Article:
Trimming a door is common practice, and removing a small amount, often enables you to fit it much more neatly. Trimming generally refers to shortening the door. However, some people may also use the word trim, to describe planing the sides of a door.
The amount you can trim off a door, will largely depend on the type of door, and the way it is made. For internal hollow core doors, this could be as low as 3mm. On the other hand, a flush solid core door, potentially has no limit to the amount you can trim.
To know how much you can remove; you will first need to determine the type of door. You can also refer to the manufacturer’s recommendations. These should be available where you purchased the door.
How much can you trim off a hollow core door?
If you are working with a hollow core door, you will be slightly limited by how much you can remove. As the name suggests, hollow core doors are not solid.
They usually have a honeycomb cardboard centre that adds a little stability to the door. Then around the edges there is a thin timber frame. This is usually 25-30mm thick.
In order to maintain the structural integrity of the door, you should only trim a maximum of 12mm. Some door manufacturers will even recommend less than this. If you need to shorten the door more than this, you can take an amount from the top and the bottom.
If you need to shorten the door considerably (over 25mm), a better option is to remove the bottom rail. Following this, you can shorten the door and then replace the timber into the void at the bottom of your door.
This is a little more complicated for the average DIY’er, and you may need to employ a carpenter if this is the case.
When it comes to planing the sides of the door, you can also remove from both sides to even things out.
This could be the case, if you’re fitting into an old casing and the door is wider than the opening.
Obviously, you should try to buy a door that is close to the casing you are fitting it in. This will reduce the amount that requires planing.
How much can you trim off an interior solid panel door?
If you are trimming a solid internal door, such as a pine panel door. It would be fair to assume, that you can trim these a little more than a hollow core door. Whilst this is usually true, these doors are generally manufactured with mortice and tenon joints. These connect the sides to the bottom and top rails.
If you take too much off the bottom, you can expose the joint. Therefore, you should still even out the top and bottom, especially in situations where you need to shorten the door significantly.
If you are planing the sides, you should also do the same. In general, it just looks better if the sides are even. When you only plane from one side, it can be glaringly obvious, and ruin the aesthetic of your finished door.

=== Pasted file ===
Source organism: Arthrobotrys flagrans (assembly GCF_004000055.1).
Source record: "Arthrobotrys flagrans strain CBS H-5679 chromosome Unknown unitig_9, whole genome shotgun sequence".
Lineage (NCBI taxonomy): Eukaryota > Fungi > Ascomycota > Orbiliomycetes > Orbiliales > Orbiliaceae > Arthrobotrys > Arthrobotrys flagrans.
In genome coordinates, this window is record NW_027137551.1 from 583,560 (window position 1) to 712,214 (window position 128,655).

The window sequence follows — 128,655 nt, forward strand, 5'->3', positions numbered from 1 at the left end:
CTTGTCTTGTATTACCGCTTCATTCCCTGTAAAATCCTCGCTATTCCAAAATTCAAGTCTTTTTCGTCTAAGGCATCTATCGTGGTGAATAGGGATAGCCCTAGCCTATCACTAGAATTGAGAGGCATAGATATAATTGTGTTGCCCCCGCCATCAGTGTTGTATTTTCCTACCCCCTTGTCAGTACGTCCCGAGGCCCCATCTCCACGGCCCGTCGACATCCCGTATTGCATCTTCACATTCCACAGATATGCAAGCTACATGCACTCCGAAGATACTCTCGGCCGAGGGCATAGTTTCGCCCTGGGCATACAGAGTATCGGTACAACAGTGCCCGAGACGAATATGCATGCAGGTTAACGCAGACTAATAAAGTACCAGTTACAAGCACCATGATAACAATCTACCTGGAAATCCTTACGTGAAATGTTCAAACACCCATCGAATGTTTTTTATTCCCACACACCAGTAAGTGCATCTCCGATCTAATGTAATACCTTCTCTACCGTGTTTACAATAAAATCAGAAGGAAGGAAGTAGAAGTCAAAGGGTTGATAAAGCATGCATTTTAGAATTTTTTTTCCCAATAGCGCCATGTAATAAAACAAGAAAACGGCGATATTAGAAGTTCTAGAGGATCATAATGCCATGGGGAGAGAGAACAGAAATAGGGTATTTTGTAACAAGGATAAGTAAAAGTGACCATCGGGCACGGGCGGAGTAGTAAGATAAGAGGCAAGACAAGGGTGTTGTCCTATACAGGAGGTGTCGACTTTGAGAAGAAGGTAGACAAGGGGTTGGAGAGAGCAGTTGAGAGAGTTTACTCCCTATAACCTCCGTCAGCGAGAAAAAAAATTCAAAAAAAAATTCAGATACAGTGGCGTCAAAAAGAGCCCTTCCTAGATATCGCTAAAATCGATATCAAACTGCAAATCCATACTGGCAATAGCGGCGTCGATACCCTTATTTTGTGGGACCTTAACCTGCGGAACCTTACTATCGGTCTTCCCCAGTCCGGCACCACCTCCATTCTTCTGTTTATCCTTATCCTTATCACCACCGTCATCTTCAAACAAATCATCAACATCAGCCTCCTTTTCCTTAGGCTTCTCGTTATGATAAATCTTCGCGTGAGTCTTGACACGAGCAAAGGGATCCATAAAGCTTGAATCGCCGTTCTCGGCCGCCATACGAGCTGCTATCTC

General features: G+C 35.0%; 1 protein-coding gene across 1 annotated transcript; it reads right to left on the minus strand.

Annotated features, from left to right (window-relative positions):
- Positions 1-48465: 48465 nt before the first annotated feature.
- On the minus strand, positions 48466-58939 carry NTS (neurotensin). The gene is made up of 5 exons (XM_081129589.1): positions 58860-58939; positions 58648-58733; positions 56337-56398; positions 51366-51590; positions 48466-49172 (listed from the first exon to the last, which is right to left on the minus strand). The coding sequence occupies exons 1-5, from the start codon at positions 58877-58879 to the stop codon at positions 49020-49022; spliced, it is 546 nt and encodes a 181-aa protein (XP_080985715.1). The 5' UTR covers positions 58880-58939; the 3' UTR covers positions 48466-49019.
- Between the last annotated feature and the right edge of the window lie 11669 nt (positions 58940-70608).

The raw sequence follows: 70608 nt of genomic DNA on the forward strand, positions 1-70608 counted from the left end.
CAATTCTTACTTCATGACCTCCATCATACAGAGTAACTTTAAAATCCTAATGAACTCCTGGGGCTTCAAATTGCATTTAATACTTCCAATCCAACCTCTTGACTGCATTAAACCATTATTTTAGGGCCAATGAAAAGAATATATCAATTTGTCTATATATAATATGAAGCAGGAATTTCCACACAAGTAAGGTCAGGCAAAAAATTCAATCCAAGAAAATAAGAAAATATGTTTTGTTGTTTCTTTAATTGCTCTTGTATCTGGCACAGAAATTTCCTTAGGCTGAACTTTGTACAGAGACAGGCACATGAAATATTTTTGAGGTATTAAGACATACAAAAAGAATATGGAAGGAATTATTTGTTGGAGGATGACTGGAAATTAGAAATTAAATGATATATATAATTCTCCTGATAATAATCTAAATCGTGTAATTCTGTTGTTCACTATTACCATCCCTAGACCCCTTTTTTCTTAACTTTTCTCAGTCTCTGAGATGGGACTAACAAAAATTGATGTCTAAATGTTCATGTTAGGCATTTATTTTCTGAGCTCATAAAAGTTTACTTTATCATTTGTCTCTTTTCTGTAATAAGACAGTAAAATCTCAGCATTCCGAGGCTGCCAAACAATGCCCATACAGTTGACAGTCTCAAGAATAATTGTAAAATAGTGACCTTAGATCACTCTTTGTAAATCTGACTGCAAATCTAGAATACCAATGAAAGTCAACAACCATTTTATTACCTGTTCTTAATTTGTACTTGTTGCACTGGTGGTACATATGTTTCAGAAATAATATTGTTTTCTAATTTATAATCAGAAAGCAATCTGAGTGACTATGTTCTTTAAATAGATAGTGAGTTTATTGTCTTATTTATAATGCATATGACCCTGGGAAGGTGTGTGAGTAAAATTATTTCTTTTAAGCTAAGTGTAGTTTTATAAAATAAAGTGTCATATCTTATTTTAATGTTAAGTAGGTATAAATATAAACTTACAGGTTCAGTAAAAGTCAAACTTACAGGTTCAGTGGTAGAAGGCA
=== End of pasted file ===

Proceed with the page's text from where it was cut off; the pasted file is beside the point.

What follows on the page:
Trimming solid core flush doors
Flush doors, also known as blanks, are simple doors with a flat surface. Unlike moulded or panelled doors, they do not have any mouldings or detail on their surface.
Due to this, trimming them from one edge makes no difference to the aesthetic of the door. Also, when the door is solid core, there is no need to worry about cutting or planing into a void, or any joints that may be exposed.
Due to this, a solid core flush door can be cut or planed as much as you like. It will not affect the structural integrity, or its overall appearance.
A good example of this, would be a solid core fire blank door. This enables you to shorten and plane the door to fit, without affecting its fire rating.
Some fire doors, are tested at their manufactured size. They may also have preinstalled grooves for intumescent strips. This type of fire door is designed to fit without much adjustment. This means, that cutting or planing them heavily, can lower their effectiveness in a fire.
This problem is avoided with a solid core fire blank door, which can be cut to any size. Also, any grooves that are needed for things like intumescent strips, can easily be cut into the door with a router.
Conclusion and suggestions
As you can see, the amount you can trim off a door will vary.
For some doors, you will have very little wiggle room, and for others it isn’t even a concern. This is true for both internal and external doors.
When fitting new doors into existing casings, it is quite common that the doors will need trimming. In some cases this could be considerable.
You may also want to account for new flooring being installed, that will also need your doors shortening.
You should take these things into account when choosing the doors you intend to fit. Doors do come in a variety of sizes. There are common door sizes that you will find in most large DIY stores. However, more varied sizes can be found buy shopping around and checking with online companies.
Standard door heights usually range between 1981mm and 2040mm (6ft 6” – 6ft 8.3”)
Door widths can also vary quite significantly, from 305mm to 926mm (1ft – 3ft 0.5”)
Based on the variety of sizes available, you should usually be able to find a door, that is a decent fit for most openings.
In cases where you do need to remove more, it usually makes sense to take evenly from opposite sides.